1. For two low-band­width or­a­cles to­tally iso­lated from each other.

Ask the or­a­cles to play the pris­oner’s dilemma, and they would be re­warded ac­cord­ingly af­ter both have given their an­swers. Timing out is pun­ished by -in­finity, so that the or­a­cles would not time-out.

Each or­a­cle knows what them­self is like, and they also know what their op­po­nent is like. See if they ac­tu­ally co­op­er­ate. This is an ex­per­i­men­tal test on “su­per­ra­tional­ity” or “acausal trade”. I’m ex­tremely skep­ti­cal about su­per­ra­tional­ity/​acausal trade, and an ex­per­i­men­tal proof/​dis­proof would be good.

This can be run coun­ter­fac­tu­ally, since the whole setup is sim­ple and can be done with­out hu­man in­ter­ven­tion, al­though I do not see how this adds any se­cu­rity.

1. For a low-band­width and coun­ter­fac­tual or­a­cle.

Link a low-band­width or­a­cle to a su­per­vis­ing com­puter, and run many epi­sodes of the or­a­cle. At the be­gin­ning of each epi­sode, ini­ti­ate the or­a­cle iden­ti­cally, and ask it to do the New­comb prob­lem:

Or­a­cle, we have run you n epi­sodes pre­vi­ously, and have kept a record of all the an­swers you have given at the ends of the epi­sodes. Your an­swer must be A (“one box”) or B (“two box”). We pre­dict that you would choose the an­swer that you have cho­sen the most in the past.

• If we pre­dict that you would choose A, then

• if you would an­swer A, then you get +100,

• if you an­swer B, then you get +101.

• If we pre­dict that you would choose B, then

• if you would an­swer A, then you get +0

• if you would an­swer B, then you get +1

• If you time­out, then you get −100

The or­a­cle never ac­tu­ally gets any re­ward and is shut­down im­me­di­ately af­ter it gives an an­swer. Col­lect the re­sults and see if it replies the same each time, or differ­ently. This would give in­sight to what the or­a­cle thinks about it­self, and fi­nally provide some ex­per­i­men­tal re­sults about New­comb’s para­dox.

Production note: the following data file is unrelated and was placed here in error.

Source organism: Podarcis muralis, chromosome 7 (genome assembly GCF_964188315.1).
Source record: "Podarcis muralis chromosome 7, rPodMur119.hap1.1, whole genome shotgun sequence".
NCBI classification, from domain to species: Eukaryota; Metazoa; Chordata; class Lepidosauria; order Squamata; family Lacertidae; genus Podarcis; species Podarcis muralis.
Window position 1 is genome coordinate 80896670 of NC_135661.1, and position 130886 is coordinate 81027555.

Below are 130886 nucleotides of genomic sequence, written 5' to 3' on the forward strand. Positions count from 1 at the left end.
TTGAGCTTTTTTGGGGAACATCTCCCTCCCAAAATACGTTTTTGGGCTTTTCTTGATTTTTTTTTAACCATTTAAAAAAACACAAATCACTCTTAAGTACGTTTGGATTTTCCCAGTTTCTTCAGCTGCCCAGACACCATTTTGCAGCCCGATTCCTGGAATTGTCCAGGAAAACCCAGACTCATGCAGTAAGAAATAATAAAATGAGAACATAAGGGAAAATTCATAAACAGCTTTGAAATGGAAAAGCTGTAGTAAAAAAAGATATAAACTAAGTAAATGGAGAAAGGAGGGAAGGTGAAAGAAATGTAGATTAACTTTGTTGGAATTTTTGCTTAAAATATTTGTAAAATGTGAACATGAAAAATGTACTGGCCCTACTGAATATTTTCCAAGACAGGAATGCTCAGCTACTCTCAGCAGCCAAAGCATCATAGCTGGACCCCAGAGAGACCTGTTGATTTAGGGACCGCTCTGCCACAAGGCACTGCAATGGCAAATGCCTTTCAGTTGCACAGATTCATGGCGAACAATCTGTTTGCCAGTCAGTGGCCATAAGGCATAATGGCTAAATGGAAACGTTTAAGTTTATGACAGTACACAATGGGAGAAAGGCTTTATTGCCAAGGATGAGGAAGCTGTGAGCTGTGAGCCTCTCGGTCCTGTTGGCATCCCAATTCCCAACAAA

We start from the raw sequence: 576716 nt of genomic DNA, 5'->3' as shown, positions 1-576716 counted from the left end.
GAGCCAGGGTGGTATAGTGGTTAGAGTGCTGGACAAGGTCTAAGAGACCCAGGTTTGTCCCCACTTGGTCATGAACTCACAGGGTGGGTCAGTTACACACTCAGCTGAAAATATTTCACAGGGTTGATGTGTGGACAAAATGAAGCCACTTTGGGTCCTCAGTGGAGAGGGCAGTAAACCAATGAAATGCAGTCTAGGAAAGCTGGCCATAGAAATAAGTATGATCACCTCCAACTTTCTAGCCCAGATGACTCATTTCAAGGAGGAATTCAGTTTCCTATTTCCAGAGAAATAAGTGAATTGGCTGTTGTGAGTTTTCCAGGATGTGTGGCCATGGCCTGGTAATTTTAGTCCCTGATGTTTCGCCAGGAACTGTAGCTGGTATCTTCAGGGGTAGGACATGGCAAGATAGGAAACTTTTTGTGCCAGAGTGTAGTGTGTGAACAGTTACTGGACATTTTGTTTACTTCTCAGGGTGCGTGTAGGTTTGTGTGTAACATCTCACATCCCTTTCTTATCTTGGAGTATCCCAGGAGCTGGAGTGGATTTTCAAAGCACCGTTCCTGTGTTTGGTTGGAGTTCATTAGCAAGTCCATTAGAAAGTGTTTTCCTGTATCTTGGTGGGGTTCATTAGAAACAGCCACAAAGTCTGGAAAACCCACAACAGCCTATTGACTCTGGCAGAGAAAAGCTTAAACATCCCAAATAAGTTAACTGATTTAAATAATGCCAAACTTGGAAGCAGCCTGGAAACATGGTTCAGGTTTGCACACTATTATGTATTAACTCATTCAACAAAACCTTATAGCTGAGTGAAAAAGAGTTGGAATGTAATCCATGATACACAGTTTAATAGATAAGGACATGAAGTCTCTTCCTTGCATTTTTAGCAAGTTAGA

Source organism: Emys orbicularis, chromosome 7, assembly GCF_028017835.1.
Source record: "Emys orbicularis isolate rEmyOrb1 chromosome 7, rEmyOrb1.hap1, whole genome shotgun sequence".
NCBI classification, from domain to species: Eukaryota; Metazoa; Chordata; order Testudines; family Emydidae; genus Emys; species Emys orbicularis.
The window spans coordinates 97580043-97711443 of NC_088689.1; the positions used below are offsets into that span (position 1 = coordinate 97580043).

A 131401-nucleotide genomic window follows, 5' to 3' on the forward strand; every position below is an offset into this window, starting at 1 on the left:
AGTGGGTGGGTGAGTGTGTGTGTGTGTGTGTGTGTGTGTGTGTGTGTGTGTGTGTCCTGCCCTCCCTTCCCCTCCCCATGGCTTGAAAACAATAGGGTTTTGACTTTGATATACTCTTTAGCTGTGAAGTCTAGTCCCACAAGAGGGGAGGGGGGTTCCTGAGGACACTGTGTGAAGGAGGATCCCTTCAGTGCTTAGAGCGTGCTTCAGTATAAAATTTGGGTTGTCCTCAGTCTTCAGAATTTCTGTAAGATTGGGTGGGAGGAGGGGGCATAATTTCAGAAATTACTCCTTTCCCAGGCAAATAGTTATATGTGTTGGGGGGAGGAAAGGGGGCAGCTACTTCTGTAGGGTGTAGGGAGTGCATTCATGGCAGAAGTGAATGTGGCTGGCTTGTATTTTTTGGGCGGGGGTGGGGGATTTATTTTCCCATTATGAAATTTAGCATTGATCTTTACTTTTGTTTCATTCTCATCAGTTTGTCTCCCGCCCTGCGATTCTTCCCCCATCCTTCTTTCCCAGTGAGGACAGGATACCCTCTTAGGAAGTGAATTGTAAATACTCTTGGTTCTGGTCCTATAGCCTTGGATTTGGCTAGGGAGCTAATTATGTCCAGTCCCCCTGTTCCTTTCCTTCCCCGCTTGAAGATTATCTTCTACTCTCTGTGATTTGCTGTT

1. is in­suffi­ciently de­tailed—can you ex­plain what is go­ing on, how the Or­a­cles are re­warded, what hap­pens when the mes­sage is read/​not read, and so on. Same for 5.

2. seems po­ten­tially very in­ter­est­ing.

• I fixed the sub­mis­sion as re­quired.

Also I changed the sub­mis­sion 3 sig­nifi­cantly.

• Sub­mis­sion: Coun­ter­fac­tual Or­a­cle:

Use the or­a­cle to com­press data ac­cord­ing to the MDL Prin­ci­ple. Speci­fi­cally, give the or­a­cle a string and ask it to pro­duce a pro­gram that, when run, out­puts the origi­nal string. The re­ward to the or­a­cle is large and nega­tive if the pro­gram does not re­pro­duce the string when run, or in­versely pro­por­tional to the length of the pro­gram if it does. The or­a­cle re­ceives a re­ward af­ter the pro­gram runs or fails to ter­mi­nate in a suffi­cient amount of time.

Sub­mis­sion: Low Band­width Or­a­cle:

Have the or­a­cle pre­dict the price of a com­mod­ity /​ se­cu­rity /​ sports bet at some point in the fu­ture from a list of plau­si­ble prices. Ideally, the or­a­cle would spit out a prob­a­bil­ity dis­tri­bu­tion which can be scored us­ing a proper scor­ing rule, but just pre­dict­ing the near­est most likely price should also work. Either way, the length of the epi­sode is the time un­til the pre­dic­tion can be ver­ified. From there, it shouldn’t be too difficult to use those pre­dic­tions to make money.

More gen­er­ally, I sup­pose we can use the coun­ter­fac­tual or­a­cle to solve any op­ti­mi­sa­tion or de­ci­sion prob­lem that can be eval­u­ated with a com­puter, such as pro­tein fold­ing, SAT prob­lems, or for­mally checked maths proofs.

• I don’t un­der­stand this very well, but is there a way to ask one of them how they would go about find­ing info to an­swer the ques­tion of how im­por­tant coffee is to the U.S. econ­omy? Or is that a no-no ques­tion to ei­ther of the two? I just want to read how a com­puter would de­scribe go­ing about this.

• The coun­ter­fac­tual or­a­cle can an­swer ques­tions for which you can eval­u­ate an­swers au­to­mat­i­cally (and might be safe be­cause it doesn’t care about be­ing right in the case where you read the pre­dic­tion so it won’t ma­nipu­late you), and the low-band­with or­a­cle can an­swer mul­ti­ple-choice ques­tions (and might be safe be­cause none of the mul­ti­ple-choice op­tions are un­safe).